Question:Hello! I have a question about an article that I have recently found. I am a Christian and grew up in the church always believing you "need to let the congregation know you have repented of your public sins" by going forward. In the article "Does sin require a public confession before a congregation?" you stated in the conclusion that "your sin won't cause others to stumble because people know you've repented of those sins. That is the important part." Well, if you don't let the congregation know you have repented, how are they going to know? I know in this case they went to the elders and were advised that they didn't need to "go forward" because they went to them. It was a public sin, right? How can one defend this couple if it isn't brought to the congregation that they have made it right with God? Maybe you can help me understand it better. Thank you for your time!
In the case you ask, the person stated that they had committed fornication shortly before the wedding. From that I concluded that there was not direct evidence that the sin occurred because the child conceived would have came about nine months later. Therefore, this wasn't a matter of a sin which was publicly known. It was their own guilt that led them to talk to the elders about their sin.
The elders correctly stated that there was no reason to bring up a sin that generally wasn't known just to tell people that it was forgiven. This was a case where it was proper to bury a past sin which was repented of.
"Brethren, if anyone among you wanders from the truth, and someone turns him back, let him know that he who turns a sinner from the error of his way will save a soul from death and cover a multitude of sins" (James 5:19-20).
"Hatred stirs up strife, but love covers all sins" (Proverbs 10:12).
"He who covers a transgression seeks love, but he who repeats a matter separates friends" (Proverbs 17:9).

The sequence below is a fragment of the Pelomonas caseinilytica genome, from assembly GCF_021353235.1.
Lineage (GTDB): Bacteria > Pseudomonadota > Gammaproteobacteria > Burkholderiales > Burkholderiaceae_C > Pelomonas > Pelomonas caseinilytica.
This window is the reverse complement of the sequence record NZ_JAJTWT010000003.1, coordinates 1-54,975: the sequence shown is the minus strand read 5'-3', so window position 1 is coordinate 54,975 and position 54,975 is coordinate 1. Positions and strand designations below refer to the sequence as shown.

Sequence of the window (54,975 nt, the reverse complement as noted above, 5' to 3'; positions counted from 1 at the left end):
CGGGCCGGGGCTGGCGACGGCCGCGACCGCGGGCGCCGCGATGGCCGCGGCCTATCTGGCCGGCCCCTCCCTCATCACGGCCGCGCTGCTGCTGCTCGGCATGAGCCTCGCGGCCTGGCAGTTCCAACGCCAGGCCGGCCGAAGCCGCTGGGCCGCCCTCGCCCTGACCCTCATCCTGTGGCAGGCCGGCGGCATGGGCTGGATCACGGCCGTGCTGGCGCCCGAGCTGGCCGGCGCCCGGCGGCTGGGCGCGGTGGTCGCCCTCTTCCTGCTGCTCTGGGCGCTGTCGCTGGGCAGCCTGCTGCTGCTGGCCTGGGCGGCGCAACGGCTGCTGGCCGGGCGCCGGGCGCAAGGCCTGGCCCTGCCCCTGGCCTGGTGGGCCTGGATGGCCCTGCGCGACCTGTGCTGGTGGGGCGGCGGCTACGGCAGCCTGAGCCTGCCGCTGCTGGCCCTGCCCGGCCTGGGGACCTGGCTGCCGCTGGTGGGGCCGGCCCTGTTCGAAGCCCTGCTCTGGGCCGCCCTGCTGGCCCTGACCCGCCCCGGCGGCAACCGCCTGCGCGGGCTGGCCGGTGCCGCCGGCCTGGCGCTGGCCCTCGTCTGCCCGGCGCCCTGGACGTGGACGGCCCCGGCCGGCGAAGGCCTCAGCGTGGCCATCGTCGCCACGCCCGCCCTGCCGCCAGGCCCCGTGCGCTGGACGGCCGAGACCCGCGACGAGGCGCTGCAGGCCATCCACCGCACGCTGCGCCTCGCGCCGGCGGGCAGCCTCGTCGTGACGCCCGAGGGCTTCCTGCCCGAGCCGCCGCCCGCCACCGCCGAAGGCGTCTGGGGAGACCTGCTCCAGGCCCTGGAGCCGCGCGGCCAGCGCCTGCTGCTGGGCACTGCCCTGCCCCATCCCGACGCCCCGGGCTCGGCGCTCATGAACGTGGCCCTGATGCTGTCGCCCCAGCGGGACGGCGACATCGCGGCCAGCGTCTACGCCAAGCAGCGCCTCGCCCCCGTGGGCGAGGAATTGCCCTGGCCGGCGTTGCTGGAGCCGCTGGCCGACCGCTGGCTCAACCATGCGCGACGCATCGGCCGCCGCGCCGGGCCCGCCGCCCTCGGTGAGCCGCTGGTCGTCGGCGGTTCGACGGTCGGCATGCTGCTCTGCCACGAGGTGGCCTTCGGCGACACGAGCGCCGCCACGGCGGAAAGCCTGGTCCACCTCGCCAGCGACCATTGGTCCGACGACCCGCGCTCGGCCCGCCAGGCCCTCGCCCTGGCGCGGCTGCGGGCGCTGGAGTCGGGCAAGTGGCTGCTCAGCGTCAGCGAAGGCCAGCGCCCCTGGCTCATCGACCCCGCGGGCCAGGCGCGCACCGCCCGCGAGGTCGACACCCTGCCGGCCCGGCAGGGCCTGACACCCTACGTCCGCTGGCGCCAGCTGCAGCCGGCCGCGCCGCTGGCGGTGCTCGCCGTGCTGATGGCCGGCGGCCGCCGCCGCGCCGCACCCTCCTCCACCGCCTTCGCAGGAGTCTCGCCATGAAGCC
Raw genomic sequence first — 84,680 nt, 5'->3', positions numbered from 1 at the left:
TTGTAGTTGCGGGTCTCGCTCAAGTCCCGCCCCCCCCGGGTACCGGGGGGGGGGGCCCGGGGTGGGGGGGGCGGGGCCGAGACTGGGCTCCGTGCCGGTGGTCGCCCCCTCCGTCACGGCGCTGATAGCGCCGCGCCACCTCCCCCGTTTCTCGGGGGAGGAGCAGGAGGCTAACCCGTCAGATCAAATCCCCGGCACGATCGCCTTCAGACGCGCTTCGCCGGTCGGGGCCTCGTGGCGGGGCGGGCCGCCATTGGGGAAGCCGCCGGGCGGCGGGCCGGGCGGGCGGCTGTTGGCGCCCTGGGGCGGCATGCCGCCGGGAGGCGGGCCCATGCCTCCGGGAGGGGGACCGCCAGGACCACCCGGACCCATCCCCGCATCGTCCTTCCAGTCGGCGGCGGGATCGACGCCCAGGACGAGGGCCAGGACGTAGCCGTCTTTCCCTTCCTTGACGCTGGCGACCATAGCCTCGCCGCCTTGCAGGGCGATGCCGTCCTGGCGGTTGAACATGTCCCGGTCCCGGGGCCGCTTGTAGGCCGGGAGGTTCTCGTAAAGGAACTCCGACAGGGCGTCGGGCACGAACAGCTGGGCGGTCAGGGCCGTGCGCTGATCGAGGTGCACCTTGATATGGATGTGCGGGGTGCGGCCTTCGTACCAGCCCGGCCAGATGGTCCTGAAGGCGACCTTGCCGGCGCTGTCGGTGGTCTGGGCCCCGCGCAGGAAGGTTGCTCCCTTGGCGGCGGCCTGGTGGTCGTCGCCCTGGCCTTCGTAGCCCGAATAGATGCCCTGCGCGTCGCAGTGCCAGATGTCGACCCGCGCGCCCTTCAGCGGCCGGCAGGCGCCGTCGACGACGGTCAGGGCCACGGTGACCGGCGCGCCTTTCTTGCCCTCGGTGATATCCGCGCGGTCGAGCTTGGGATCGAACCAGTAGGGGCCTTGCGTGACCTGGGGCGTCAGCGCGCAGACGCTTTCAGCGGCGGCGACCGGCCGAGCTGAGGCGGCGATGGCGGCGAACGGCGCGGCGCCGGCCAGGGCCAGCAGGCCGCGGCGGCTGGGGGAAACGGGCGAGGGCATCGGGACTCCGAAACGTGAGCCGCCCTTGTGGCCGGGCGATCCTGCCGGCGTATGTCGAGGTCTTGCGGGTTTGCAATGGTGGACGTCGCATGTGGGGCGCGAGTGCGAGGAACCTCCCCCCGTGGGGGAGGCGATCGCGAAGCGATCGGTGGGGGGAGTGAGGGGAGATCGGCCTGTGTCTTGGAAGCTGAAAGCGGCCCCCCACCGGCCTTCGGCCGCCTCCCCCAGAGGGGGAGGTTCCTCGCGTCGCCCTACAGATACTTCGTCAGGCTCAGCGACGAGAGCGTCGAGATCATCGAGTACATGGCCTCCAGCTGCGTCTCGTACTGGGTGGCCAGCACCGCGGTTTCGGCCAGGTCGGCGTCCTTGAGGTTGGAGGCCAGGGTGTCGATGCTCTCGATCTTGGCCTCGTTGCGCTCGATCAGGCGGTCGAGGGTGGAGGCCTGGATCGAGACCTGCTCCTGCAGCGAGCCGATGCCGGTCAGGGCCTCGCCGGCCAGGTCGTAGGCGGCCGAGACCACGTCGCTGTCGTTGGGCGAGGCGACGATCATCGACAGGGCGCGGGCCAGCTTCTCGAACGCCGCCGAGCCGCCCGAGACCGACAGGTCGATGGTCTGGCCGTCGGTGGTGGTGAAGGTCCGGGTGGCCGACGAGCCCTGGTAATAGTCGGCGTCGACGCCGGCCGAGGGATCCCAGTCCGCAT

It was this last proverb which this woman was directly violating. Perhaps you are wondering how this woman found out if it was not generally known. I found out later that she was one of the elder's wives and was undermining her husband and the elders' authority by going behind their backs because she disagreed with their conclusion. Worse, she went to the couple's friends instead of the couple directly. It is she who was in sin in this situation.
In regards to this young couple, the matter is simply addressed if anyone ever asked about the sin. It was a private sin which after it was repented of and forgiven was made more generally known by a gossiper. The couple needs only say that they repented of that sin. A brother or sister ought to accept their word on that matter. If they need further confirmation the couple could direct them to the elders. If someone brings the matter to the elders instead of the couple, they too can confirm that it was handled and repented of and there is no need for concern. Anyone bringing up the matter to any other member of the congregation is involved in gossiping and it is that sin which needs to be addressed.
"A talebearer reveals secrets, but he who is of a faithful spirit conceals a matter" (Proverbs 11:13).
"Debate your case with your neighbor, and do not disclose the secret to another; lest he who hears it expose your shame, and your reputation be ruined" (Proverbs 25:9-10).
To say that this couple needs to publicly confess to a sin that had been forgiven because of a malicious gossip, is giving the gossip the upper hand.